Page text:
Can those who are given micro loans actually extract themselves from poverty?

Microcredit Campaign is a Washington-based organisation that works to advocate microcredit globally. In 2010 they published a report on microcredit in Bangladesh. They carried out a survey from 1990 till 2008 on microcredit. According to their findings, only 9.4 per cent of the poor families who took loans, managed to rise above the poverty line.

Why is the people’s standard of living not improving in proportion to the rate of growth in Bangladesh?

As economists, what we first learn begins with the individual. Then we learn about the market. Then people become numbers, ratios. Most economists say if there is growth, there will be development. They talk about investment, but there is no mention of where this investment is being made. One is extremely wealthy and the other has nothing. The average between the two makes up per capita income. I have long been maintaining that growth is not development. I feel this even more so after joining PKSF. People are multidimensional but the projects are one dimensional.

Does decreasing this disparity get any priority at all in the government economic policy?

This is clearly enunciated in the policy and is there in the plans on paper. It is in Awami League’s election manifesto too. When it comes down to actual application of these policies, that is where there is a shift. When the project is drawn up, there is a shift. And there is further shift from the plans when the projects are implemented.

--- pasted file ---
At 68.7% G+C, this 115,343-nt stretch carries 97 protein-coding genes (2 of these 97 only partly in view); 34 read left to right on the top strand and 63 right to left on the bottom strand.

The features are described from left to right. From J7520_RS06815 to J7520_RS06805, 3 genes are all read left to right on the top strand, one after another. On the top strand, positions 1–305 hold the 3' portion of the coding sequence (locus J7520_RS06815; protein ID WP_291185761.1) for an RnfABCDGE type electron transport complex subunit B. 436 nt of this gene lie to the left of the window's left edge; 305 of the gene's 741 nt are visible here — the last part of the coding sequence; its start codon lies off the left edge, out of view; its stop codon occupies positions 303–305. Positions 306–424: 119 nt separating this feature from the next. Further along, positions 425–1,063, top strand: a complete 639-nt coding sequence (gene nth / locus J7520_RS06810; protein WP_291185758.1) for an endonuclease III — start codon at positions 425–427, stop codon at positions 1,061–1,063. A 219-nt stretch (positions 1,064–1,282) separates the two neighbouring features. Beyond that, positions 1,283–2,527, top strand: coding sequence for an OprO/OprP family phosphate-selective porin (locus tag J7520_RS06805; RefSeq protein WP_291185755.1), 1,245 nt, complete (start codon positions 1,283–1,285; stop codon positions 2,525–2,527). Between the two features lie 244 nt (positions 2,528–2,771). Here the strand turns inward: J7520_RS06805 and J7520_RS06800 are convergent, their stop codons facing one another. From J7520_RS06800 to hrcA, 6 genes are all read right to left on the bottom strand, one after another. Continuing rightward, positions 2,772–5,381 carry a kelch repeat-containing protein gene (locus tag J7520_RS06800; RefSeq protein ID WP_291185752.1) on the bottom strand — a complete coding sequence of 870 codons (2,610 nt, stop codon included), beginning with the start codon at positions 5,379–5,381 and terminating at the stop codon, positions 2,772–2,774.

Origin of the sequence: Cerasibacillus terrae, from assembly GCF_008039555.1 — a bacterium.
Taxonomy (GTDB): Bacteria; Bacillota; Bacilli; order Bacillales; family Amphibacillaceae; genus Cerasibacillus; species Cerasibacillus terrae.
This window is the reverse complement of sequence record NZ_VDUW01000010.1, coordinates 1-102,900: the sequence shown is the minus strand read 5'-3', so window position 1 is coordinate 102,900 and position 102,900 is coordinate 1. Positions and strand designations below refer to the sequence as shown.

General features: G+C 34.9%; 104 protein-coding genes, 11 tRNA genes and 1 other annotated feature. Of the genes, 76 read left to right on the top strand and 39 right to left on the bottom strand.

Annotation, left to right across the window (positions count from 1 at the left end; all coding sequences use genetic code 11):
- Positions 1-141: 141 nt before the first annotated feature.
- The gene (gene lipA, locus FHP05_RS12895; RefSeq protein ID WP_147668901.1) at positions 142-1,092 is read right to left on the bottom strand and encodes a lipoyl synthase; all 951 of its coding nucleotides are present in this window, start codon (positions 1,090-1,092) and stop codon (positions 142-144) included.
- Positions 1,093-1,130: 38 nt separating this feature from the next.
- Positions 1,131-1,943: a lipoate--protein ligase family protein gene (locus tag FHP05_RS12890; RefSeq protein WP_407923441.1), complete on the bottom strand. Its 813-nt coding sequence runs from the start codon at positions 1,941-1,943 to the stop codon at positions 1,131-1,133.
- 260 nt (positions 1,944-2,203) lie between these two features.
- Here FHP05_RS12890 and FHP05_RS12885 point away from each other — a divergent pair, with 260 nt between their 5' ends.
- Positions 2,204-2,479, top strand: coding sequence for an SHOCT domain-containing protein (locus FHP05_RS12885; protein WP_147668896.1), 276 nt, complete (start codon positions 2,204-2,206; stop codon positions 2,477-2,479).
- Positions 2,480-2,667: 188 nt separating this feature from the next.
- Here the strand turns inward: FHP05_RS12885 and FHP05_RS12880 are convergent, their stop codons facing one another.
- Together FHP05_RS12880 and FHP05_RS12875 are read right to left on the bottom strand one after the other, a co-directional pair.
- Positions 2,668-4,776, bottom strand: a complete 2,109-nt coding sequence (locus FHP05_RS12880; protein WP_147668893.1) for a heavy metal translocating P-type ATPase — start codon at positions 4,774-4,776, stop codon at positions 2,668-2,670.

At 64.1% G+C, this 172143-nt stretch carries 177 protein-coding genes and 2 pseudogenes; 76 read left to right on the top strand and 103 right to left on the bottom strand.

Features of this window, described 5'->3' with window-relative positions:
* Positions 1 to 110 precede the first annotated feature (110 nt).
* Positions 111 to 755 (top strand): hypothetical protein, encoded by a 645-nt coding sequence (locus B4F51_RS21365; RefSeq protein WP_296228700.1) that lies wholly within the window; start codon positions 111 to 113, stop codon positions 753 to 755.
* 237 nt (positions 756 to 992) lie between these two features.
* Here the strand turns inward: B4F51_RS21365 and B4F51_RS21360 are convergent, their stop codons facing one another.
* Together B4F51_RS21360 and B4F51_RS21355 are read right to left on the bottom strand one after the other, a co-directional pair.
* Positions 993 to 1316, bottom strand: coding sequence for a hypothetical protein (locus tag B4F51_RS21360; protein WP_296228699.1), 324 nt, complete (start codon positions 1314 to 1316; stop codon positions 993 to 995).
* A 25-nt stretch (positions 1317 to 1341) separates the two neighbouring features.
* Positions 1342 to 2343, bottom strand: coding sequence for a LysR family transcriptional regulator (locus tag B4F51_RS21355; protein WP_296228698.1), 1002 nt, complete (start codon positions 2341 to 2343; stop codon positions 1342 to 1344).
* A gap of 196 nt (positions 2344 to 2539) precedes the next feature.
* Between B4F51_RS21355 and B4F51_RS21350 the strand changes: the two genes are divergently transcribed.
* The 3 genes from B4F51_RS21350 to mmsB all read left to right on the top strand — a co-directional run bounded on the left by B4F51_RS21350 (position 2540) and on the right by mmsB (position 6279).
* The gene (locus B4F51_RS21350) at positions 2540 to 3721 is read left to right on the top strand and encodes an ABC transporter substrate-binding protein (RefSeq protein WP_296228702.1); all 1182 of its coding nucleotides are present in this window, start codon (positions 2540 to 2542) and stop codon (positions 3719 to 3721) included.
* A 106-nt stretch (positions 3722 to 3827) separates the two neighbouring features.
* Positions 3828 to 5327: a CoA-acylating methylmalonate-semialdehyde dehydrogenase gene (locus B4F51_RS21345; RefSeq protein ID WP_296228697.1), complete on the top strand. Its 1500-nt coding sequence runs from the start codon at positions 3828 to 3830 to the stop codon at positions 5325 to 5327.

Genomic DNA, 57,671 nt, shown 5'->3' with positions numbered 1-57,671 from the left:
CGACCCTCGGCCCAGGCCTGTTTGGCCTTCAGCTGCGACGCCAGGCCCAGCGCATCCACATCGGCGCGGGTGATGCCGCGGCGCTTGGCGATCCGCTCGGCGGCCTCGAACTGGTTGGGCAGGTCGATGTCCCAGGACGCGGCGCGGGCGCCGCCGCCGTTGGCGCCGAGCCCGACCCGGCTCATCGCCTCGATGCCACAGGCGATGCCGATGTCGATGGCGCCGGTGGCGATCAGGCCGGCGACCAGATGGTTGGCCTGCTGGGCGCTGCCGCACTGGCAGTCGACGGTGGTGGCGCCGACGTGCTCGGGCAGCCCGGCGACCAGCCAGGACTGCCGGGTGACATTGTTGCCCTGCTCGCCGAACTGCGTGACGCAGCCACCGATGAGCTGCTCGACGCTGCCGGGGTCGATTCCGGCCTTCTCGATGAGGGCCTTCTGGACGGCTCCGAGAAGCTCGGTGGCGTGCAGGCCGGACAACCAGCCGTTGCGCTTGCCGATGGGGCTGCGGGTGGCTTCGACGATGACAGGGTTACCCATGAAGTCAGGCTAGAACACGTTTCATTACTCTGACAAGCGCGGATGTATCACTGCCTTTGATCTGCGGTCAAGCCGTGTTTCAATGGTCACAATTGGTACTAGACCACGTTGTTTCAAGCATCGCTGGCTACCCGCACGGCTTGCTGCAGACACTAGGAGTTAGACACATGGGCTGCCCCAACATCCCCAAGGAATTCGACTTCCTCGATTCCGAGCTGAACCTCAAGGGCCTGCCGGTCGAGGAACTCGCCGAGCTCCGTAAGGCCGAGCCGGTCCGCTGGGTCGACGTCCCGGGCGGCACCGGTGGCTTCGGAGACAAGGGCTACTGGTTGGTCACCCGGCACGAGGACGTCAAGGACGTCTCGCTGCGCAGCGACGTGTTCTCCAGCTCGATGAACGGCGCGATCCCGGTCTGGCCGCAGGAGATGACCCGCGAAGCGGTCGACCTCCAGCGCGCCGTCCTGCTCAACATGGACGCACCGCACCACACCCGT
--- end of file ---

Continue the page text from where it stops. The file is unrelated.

Over the last 13 years of this government, disparity has increased rather than decreased…

In 2010 the Gini coefficient was 0.45. In 2018 it became 0.48. Anything above 0.50 is very bad. In India the Gini coefficient is 0.51 and it’s even worse in Pakistan. Bangladesh has managed to rein it in and so it’s not that bad. This was possible by placing emphasis on agriculture and the social safety net. The 5 per cent wealthiest in the country in 2010 made up 24 per cent of the national income. This is 28 per cent now. And 5 per cent of the poorest makes up 0.73 per cent. That has fallen to 0.23 per cent. This inequality has been addressed in the national policy, but the problem lies in implementation.

Bangladesh’s development is caught up in the cycle of poverty and corruption. How can this be resolved?

It can be resolved by implementing the government’s policy. Poverty will decrease if those who are in need are provided with assistance rather than appeasing those who already have plenty. To me, disparity is the biggest problem. Those who are implementing the government policy, consider people just to be numbers, ratios. They do not listen to the people. They do not know the people. It is because of this disconnect with the people that programmes are also disconnected from the people. Then, because growth and per capita income has increased, because the UN says all is well, there is a sense of complacence.

A recent report of Transparency International on corruption, places Bangladesh at the second lowest rank in South Asia. How do you see this?